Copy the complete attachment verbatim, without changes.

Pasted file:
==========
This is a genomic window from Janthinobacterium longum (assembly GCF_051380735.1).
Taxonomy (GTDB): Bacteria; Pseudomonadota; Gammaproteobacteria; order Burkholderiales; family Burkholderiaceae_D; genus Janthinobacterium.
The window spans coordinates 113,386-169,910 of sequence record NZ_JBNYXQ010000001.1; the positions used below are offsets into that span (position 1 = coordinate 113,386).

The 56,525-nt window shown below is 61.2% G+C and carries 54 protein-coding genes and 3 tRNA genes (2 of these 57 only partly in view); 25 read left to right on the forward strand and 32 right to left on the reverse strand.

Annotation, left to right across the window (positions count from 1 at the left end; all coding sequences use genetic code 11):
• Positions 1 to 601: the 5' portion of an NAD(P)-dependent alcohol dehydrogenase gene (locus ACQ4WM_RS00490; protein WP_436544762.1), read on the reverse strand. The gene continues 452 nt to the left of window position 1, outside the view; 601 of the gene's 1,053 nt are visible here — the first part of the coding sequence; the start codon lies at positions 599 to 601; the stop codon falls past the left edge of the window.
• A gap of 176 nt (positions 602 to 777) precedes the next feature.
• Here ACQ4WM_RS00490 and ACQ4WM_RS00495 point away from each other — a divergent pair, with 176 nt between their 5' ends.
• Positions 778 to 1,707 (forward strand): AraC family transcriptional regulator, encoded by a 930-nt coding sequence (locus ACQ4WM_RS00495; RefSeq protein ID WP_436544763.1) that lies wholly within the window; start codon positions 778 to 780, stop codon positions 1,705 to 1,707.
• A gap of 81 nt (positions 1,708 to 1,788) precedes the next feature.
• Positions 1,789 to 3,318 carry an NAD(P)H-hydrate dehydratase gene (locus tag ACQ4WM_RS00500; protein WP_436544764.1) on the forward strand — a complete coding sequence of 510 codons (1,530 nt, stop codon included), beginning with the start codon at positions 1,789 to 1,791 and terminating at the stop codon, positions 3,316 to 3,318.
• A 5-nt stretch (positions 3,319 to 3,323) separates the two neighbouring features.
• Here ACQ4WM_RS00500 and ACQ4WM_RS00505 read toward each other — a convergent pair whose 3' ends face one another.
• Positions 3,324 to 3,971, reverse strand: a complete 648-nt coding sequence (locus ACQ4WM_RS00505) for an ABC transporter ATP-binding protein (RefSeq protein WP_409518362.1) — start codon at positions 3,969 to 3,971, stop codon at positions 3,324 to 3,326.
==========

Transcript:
This is a genomic window from Janthinobacterium longum (assembly GCF_051380735.1).
Taxonomy (GTDB): Bacteria; Pseudomonadota; Gammaproteobacteria; order Burkholderiales; family Burkholderiaceae_D; genus Janthinobacterium.
The window spans coordinates 113,386-169,910 of sequence record NZ_JBNYXQ010000001.1; the positions used below are offsets into that span (position 1 = coordinate 113,386).

The 56,525-nt window shown below is 61.2% G+C and carries 54 protein-coding genes and 3 tRNA genes (2 of these 57 only partly in view); 25 read left to right on the forward strand and 32 right to left on the reverse strand.

Annotation, left to right across the window (positions count from 1 at the left end; all coding sequences use genetic code 11):
• Positions 1 to 601: the 5' portion of an NAD(P)-dependent alcohol dehydrogenase gene (locus ACQ4WM_RS00490; protein WP_436544762.1), read on the reverse strand. The gene continues 452 nt to the left of window position 1, outside the view; 601 of the gene's 1,053 nt are visible here — the first part of the coding sequence; the start codon lies at positions 599 to 601; the stop codon falls past the left edge of the window.
• A gap of 176 nt (positions 602 to 777) precedes the next feature.
• Here ACQ4WM_RS00490 and ACQ4WM_RS00495 point away from each other — a divergent pair, with 176 nt between their 5' ends.
• Positions 778 to 1,707 (forward strand): AraC family transcriptional regulator, encoded by a 930-nt coding sequence (locus ACQ4WM_RS00495; RefSeq protein ID WP_436544763.1) that lies wholly within the window; start codon positions 778 to 780, stop codon positions 1,705 to 1,707.
• A gap of 81 nt (positions 1,708 to 1,788) precedes the next feature.
• Positions 1,789 to 3,318 carry an NAD(P)H-hydrate dehydratase gene (locus tag ACQ4WM_RS00500; protein WP_436544764.1) on the forward strand — a complete coding sequence of 510 codons (1,530 nt, stop codon included), beginning with the start codon at positions 1,789 to 1,791 and terminating at the stop codon, positions 3,316 to 3,318.
• A 5-nt stretch (positions 3,319 to 3,323) separates the two neighbouring features.
• Here ACQ4WM_RS00500 and ACQ4WM_RS00505 read toward each other — a convergent pair whose 3' ends face one another.
• Positions 3,324 to 3,971, reverse strand: a complete 648-nt coding sequence (locus ACQ4WM_RS00505) for an ABC transporter ATP-binding protein (RefSeq protein WP_409518362.1) — start codon at positions 3,969 to 3,971, stop codon at positions 3,324 to 3,326.